Examine publishes rigorous, unbiased analysis of the latest and most important nutrition and supplementation studies each month, available to all Examine Members. Click here to learn more or log in.

Quick Navigation

Issue #07 (May 2015)

From the Editor

Does “natural” matter in food and nutrition?

I don’t think natural versus processed is just a fluff issue. Many people use heuristics to guide how they eat, whether they know it or not. It’s hard for most people (Soylent aficionados excepted) to envision a mostly processed/powdered diet being healthier than a diet composed mostly of less processed plants and animals.

For NERD, we occasionally point out that certain nutrients and supplements don’t need to come in pill form, and can be ingested through food. But constantly telling people how to eat sounds preachy from most anybody, and we are pretty much evidence-conveyors rather than gurus. That doesn’t mean we don’t have opinions on an individual level though. And my personal opinion is that natural does probably matter.

I don’t mean the literal definitions of natural and processed, which gets into annoying semantics and downward spirals of argumentation. Yes, cutting a carrot is processing it. Yes, applying heat can be considered processing. I’m not talking about gray areas though. This is about a smoothie versus a Diet Coke. Pastured beef versus a zero carb protein bar with thirty ingredients.

Don’t get me wrong: artificial foods can be magically delicious. If you have enough self-control, Cheetos can be worth every fluorescent orange dusted finger that needs washing before using your laptop. A little bit, or even a moderate amount every once in a while, isn’t likely to be terrible for you.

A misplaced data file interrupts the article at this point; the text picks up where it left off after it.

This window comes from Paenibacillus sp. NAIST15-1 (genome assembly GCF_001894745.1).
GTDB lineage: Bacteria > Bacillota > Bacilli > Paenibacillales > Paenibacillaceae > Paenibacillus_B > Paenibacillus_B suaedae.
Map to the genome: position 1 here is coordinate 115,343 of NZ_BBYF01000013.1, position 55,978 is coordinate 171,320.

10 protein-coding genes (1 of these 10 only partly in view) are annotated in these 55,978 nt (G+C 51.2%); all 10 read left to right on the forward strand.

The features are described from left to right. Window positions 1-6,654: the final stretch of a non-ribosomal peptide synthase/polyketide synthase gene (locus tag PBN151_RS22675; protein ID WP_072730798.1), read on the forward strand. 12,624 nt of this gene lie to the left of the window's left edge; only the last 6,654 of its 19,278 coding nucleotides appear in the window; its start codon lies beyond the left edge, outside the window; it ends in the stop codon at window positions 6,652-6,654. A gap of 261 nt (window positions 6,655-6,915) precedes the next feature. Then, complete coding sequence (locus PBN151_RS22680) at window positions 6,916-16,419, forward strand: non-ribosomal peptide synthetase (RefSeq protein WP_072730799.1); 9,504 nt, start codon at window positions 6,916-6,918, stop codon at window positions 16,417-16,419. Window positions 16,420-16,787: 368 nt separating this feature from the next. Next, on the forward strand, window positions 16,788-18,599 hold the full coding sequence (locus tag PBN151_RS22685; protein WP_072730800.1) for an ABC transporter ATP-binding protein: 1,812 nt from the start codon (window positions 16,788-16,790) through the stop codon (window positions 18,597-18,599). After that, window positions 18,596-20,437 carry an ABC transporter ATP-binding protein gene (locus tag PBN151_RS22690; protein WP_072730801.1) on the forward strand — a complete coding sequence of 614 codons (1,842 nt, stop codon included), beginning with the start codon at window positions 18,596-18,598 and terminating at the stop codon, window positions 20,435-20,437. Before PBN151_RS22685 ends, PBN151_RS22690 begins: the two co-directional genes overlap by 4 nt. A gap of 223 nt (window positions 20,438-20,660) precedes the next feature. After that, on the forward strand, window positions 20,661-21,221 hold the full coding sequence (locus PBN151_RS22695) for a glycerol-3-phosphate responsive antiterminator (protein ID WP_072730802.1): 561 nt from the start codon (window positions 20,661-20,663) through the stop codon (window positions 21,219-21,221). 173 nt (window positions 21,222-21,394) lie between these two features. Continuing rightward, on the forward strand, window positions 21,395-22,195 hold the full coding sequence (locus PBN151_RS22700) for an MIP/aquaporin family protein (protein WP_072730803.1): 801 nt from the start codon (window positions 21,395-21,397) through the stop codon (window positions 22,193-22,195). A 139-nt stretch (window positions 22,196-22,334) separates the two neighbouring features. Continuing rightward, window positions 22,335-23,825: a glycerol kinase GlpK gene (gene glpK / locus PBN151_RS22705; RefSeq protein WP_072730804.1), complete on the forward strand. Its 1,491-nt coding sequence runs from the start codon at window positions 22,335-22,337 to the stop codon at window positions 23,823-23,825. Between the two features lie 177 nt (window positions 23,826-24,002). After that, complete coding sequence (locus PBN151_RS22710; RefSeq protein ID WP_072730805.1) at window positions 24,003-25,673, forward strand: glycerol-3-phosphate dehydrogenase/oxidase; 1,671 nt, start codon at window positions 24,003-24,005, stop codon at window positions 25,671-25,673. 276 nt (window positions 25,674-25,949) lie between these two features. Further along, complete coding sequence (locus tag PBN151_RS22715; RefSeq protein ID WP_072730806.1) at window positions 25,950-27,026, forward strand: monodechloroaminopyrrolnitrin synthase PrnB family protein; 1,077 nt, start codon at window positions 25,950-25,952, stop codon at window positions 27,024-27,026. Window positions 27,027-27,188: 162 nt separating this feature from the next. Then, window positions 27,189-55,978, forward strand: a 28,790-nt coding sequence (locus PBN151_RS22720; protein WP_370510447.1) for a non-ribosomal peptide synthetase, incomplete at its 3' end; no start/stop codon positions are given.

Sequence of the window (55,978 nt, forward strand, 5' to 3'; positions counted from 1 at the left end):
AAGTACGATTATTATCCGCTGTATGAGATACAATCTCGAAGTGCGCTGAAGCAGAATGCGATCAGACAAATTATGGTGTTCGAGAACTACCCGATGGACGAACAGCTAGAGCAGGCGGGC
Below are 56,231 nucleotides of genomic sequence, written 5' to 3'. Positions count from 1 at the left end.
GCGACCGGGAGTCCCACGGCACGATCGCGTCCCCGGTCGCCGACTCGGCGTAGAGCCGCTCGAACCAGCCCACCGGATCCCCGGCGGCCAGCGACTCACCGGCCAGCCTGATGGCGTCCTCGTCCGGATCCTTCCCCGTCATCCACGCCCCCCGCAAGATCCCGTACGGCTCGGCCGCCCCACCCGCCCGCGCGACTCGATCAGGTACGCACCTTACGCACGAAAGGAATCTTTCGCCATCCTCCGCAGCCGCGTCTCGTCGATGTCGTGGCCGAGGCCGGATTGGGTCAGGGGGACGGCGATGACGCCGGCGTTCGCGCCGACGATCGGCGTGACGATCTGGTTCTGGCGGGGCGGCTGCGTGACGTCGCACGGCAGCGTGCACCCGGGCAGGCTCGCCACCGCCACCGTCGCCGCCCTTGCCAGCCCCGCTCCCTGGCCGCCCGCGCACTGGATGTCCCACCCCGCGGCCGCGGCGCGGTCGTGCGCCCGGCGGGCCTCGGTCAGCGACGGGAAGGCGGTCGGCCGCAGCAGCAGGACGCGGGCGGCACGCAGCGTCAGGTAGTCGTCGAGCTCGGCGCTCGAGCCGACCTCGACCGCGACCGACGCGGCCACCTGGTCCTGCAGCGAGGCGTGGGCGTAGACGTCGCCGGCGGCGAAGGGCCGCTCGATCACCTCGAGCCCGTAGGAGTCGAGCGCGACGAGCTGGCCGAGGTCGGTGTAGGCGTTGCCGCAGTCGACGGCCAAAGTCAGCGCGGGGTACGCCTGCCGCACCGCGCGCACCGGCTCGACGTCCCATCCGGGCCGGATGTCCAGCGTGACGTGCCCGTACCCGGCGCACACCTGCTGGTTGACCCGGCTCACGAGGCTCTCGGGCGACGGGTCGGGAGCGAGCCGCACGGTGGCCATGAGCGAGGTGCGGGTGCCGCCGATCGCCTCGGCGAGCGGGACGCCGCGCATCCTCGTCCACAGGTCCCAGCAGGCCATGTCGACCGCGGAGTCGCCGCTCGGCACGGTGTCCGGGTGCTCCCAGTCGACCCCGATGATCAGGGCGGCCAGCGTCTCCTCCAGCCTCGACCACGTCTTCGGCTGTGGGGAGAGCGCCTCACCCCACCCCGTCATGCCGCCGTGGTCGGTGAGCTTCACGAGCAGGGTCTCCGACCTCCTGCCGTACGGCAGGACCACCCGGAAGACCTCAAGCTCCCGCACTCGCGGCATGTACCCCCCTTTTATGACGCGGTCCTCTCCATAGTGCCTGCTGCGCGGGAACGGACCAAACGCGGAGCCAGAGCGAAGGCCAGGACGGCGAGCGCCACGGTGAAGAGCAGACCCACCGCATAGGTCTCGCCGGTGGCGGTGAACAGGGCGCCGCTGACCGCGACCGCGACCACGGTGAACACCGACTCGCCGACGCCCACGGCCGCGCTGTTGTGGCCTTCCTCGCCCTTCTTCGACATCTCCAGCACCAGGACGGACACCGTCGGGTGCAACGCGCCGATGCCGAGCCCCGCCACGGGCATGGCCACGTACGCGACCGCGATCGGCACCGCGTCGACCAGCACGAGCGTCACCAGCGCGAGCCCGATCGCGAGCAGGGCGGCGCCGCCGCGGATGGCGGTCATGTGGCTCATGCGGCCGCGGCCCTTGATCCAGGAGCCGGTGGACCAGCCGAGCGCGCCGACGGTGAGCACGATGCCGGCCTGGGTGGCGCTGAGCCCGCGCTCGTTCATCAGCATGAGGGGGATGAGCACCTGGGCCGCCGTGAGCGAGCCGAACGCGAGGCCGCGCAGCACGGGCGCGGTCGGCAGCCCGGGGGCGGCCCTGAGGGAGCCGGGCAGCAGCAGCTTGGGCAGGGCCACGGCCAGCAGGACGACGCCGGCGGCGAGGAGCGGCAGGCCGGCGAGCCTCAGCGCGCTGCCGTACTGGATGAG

But that’s a guess. There will be no randomized trials on Cheetos (I think). What there is though, is history. Many thousands of years of humans eating food that can help inform what you eat. You MOST CERTAINLY don’t have to be anyone’s definition of “paleo”. Humans can eat a variety of foods and thrive. Different people have astoundingly different reactions to food, due to their gut microbiomes, disease states, and many other factors.

Why does this matter for NERD and nutrition research in general? Well, it’s very easy to get caught up in research details and miss the big picture of health. Yes, heating tomatoes increases lycopene absorption. Yes, piperine increases absorption of curcumin. But so many people obsess over details while missing the truly high impact habits, like circadian rhythm entrainment and stress reduction. Avoiding yo-yo dieting and enjoying wholesome meals is a good prerequisite to supplementation in general.

And while evidence is our bread and butter, know the limitations of evidence. Just because research suggests that artificial sweeteners may be fairly safe, don’t take that as an excuse to drink two Diet Cokes every day for thirty years. From reading NERD, you should be well aware that study findings don’t equal truth. Although evidence is mixed, we’re just starting to find that artificial sweeteners may adversely impact the gut microbiome. While nutrition research is complex, nature is magnitudes of order more complex. It’s probably a good idea to consider both when making decisions for your own health.

Kamal Patel,
Editor-in-chief, Nutrition Examination Research Digest

See other articles in Issue #07 (May 2015) of Study Deep Dives.